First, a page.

Appaloosa Trail (Tarbell shortcut)

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Chip Down
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Appaloosa Trail (Tarbell shortcut)

Post by Chip Down » July 8th, 2021, 10:18 pm

Appaloosa Trail is a new trail that goes from Tarbell Trail near Rock Creek Campground, up to Tarbell Trail near Hidden Falls. So yeah, just a shortcut. It's three miles of boredom, nothing special. Curiously, it doesn't take advantage of existing roads and trails as much as possible, nor does it avoid existing roads and trails. Instead, it follows existing roads and trails in a haphazard seemingly random way. It does feature an expensive elaborate bridge over a little creek, so there is that, if you're into that sort of thing. I'm rating this a one-chip trail.

I overslept, so arrived at Rock Creek Camp a little after sunrise. That felt weird, but I didn't really mind. I knew this would be a fast easy trip, and it was cloudy, so I had a fairly cool start. I knew there had to be a day-use area, so I poked around a bit until I found what looked like it. Dropped off my car and got on my bike.

I didn't want to search for the bottom of Appaloosa in the maze of road and trails at the campground, so I started up what I like to call The Webfoot Variant: Back to Dole Valley Road where I came in, continued east just a little, veered onto rd L1200 (which goes to Grouse Vista), then left on rd L1210, past a gate, across Rock Creek, then nook-and-crannied my way up to the high point of Tarbell Trail (where it crosses over Sturgeon Ridge), exploring every dead-end side road along the way. That was fun.

By the time I hit Tarbell about 6 hours later (!) it was still cloudy. I really lucked out. I was miserably hot, but the swirling clouds and slight breeze kept it bearable. If it had been sunny, I wonder if I would have aborted. On Tarbell, I started started down the long series of clearcut switchbacks to Hidden Falls. That was nicer than expected. I've seen it from a distance several times, but this was my first time seeing it up close. It's been a few years since this slope was harvested, and it's dominated by ferns and flowers more than stumps and slashpiles. Another fun surprise was that one of the switchbacks was in cool shady forest before the trail went back to the clearcut. At this point, the sun was mostly out, but as I was descending, I didn't mind too much.

After a nice break at Hidden Falls, I continued north on Tarbell. It took so long to get to Appaloosa, I wondered if I had missed it, but finally I arrived at the junction. I don't know why they routed it so high.

The ride down Appaloosa was was quick and boring, except for a road junction I missed (see pic below). Coming down the road, I reached a familiar bridge, which I recognized from some exploring a few months ago. I backtracked and found where I had missed the trail, and realized I had followed the trail below here on that previous trip. On that trip, I had considered exploring up the road, but I don't think I ever did, because research suggested it was a deadend, and not a particularly interesting one.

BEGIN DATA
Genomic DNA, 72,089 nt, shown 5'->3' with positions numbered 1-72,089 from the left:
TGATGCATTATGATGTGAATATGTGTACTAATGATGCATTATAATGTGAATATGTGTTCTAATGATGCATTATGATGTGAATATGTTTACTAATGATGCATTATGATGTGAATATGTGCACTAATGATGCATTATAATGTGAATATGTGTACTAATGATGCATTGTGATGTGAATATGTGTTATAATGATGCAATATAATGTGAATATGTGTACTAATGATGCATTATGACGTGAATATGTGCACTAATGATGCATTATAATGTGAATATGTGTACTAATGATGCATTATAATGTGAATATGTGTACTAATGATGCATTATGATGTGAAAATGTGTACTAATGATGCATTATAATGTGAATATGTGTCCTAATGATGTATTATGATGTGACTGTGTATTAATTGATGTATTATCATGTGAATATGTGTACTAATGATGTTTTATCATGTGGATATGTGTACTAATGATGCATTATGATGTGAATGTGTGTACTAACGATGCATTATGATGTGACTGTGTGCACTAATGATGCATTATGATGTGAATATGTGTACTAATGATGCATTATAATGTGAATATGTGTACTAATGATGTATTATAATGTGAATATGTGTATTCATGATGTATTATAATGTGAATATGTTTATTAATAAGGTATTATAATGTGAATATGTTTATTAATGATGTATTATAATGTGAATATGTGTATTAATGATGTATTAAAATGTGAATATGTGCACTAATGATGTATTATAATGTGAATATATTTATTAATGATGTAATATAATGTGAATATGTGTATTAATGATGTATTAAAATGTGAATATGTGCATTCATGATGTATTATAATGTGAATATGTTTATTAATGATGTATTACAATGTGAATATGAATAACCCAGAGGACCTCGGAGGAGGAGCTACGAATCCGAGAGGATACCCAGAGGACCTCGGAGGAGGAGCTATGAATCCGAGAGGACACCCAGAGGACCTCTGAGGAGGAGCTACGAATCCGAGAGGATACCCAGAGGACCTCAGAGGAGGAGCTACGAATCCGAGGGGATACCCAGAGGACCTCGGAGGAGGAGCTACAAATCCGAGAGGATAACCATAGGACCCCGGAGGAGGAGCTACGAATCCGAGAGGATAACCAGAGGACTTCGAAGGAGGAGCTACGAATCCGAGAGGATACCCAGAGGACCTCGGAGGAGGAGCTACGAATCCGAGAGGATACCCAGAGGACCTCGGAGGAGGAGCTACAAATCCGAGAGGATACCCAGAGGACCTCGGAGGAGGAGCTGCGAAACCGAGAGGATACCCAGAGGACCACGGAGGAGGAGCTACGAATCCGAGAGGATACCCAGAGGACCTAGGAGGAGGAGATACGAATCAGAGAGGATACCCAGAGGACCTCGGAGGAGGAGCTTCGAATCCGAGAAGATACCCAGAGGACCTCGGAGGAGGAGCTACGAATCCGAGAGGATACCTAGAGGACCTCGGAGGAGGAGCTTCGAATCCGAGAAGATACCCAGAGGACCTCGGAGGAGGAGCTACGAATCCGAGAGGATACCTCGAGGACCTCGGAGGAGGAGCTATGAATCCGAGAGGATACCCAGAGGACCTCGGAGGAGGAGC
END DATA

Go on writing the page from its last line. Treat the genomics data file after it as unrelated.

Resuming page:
As I descended through partly-known and partly-new terrain, I realized how many of the trails I had seen before, which I assumed to be social trails, were the primitive roughed-out Appaloosa.

Soon, I arrived at the bottom of Appaloosa, where it met Tarbell. Aha! Good thing I didn't waste time looking for it at Rock Creek Camp. I followed Tarbell downstream, presumably towards Rock Creek Camp. After a brief descent, the damn trail kept going up, and through sunny clearcuts. It was getting hot, and I was miserable and frustrated. I didn't expect such a long ascent. It didn't make sense. But I knew I was on Tarbell, so it was just a matter of time.

I reached a point where I looked around and thought my surroundings had the look of the north Tarbell Trailhead. That's when I realized I must have gone the wrong way on Tarbell. A couple minutes later, I reached a gravel road, looked left and saw a yellow gate, and realized I was right. I cant really explain how I knew I was approaching the North Tarbell TH. There was no distinctive tree or rock or creek, no landmarks, just a feeling in my gut. I had only been on this section of Tarbell once before, and that was going the opposite way, so there was absolutely no way I should have recognized this place. I thought about how I had passed countless clues on today's ascent (road crossings, bridges, the Silver Shadow trail junction). None of them tipped me off. In my state of mind (confident I was going the right way) each of them was interpreted from that perspective. But as I was riding back down, they looked totally familiar, from the one time I descended this trail a few months ago.

Finally back at the Appaloosa/Tarbell junction, I checked the time, because I wanted to see how close I had been to my car when I started up Tarbell going the wrong way. Well damn, it was about 60 seconds. From that junction at the bottom of Appaloosa, I probably could have seen my car if not for the trees.

Mammals sighted: lots of rabbits, two horses, two humans, and naturally a few people in very close proximity to Rock Creek Camp.